July 21, 2017 at 6:00 AM
One of the relationships intern Sarah Lunn made was with Acos who served as her African mother this summer. (Photo by Sarah Lunn)
(Editor's note: Two students from Northwestern College in Orange City, Iowa, are interning at St. Luke Hospital in Kasei, Ghana, this summer and will periodically be submitting blogs for this site. Sarah Lunn of Jewell, Iowa recently completed her junior year, majoring in biology. Peace Preston of Spencer, Iowa, is a sophomore biology-health professions and chemistry major.)
By Sarah Lunn
We got used to hearing this phrase in Ghana, meaning something to the effect of “I’ll be with you soon.”
I was anticipating coming home to the U.S., but as I left Ghana, I also began to think of the new meaning I had learned to believe and hope that God will bring me back someday.
Africa has changed my heart in more ways than one. I have learned to be patient, persevere, and always put my hope in the Lord.
Throughout my time in Ghana, I wrestled with discovering my purpose of being there. While I did learn a lot while working in the clinic, I don’t believe that was the main reason God lead me there. One of the greatest joys I experienced each day was witnessing my co-workers live out their faith through their life, especially through their work as healthcare providers.
Watching this unfold reminded me of an idea I was introduced to in a book I read for one of my classes at Northwestern:
“Living out the Gospel in the midst of the public square is not first of all a matter of strategy and planning; rather, it is manifesting the very life of Christ in the midst of the world” — Michael Goheen, Introducing Christian Mission Today, (pg. 259)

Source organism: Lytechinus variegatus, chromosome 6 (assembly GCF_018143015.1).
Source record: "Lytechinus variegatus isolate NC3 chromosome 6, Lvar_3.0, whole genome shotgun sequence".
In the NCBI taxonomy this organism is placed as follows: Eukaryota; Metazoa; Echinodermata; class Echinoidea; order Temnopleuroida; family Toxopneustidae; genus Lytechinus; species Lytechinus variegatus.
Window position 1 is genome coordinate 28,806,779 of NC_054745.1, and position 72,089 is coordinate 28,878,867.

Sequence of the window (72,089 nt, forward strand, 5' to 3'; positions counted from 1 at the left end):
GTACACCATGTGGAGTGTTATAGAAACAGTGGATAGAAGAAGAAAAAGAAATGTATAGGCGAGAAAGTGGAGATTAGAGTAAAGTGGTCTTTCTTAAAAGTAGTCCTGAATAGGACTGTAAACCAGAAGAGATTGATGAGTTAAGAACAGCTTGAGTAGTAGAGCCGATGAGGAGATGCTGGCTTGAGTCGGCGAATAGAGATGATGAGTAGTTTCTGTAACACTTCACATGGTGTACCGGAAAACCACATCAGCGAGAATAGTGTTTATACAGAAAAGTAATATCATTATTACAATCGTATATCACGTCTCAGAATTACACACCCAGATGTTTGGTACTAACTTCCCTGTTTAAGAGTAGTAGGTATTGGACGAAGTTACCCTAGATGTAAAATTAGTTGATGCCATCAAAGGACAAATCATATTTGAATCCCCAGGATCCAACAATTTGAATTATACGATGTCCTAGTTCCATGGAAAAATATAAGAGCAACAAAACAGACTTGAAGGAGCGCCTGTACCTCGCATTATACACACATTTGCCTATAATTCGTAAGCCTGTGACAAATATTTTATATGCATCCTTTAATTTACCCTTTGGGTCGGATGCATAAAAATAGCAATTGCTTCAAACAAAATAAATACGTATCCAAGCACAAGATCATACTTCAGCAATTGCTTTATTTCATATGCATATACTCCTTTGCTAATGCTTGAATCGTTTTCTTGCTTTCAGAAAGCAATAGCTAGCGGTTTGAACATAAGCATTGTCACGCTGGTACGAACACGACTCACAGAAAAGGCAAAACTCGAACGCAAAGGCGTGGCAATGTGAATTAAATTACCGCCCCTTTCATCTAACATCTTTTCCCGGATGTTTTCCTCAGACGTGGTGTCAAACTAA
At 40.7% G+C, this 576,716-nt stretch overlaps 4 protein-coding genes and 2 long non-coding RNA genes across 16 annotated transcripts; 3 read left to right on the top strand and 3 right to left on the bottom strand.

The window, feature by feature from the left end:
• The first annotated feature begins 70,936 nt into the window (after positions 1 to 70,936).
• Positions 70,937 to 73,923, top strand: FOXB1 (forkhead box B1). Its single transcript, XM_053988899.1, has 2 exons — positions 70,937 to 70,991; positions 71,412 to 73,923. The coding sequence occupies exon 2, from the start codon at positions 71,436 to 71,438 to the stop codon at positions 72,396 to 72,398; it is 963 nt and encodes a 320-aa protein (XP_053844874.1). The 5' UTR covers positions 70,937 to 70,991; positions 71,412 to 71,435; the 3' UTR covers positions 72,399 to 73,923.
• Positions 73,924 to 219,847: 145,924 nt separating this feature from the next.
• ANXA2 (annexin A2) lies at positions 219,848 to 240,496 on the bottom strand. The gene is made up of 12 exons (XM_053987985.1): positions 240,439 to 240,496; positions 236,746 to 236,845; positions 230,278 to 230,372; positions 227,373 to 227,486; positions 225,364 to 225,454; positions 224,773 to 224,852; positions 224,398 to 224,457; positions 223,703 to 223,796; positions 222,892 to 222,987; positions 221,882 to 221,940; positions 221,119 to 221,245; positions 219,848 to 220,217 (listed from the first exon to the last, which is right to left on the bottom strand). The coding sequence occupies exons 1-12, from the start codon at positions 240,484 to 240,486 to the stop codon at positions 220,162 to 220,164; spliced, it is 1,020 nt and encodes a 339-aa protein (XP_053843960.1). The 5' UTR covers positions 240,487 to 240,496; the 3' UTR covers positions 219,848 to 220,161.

This quote has stuck with me, and even more so this summer. We have become part of a culture that begs us to completely separate our work and our faith. Watching these amazing individuals live out their faith on a day to day basis as they worked with many different types of patients was inspiring. I found this to be my biggest take away from the summer, and I hope and pray I am able to do the same someday in my own career.
I have truly been humbled through this experience, and I have especially loved getting to work with the Luke Society. Part of its mission is “[to] empower and encourage citizens in their own countries, which promotes human dignity, local skills and sustainable infrastructure.” I have witnessed the benefits and sheer beauty in this small community that has stemmed from the efforts of the Luke Society. They have a sense of pride and ownership as they care for their neighbors through the skills God has blessed them with. I loved learning with these people and witnessing their hearts for the Lord.
This trip was not one of evangelism or service projects, but an important cross-cultural learning experience that I believe God was, and will continue to work through — some ways I’m sure I won’t even know.
I cannot express how grateful I am for each one of your prayers and gifts that have made this adventure possible. I thank you from the bottom of my heart.
God Bless You!
Sarah Lunn stands on top of a mountain in Ghana where the interns that the opportunity to visit a botanical garden.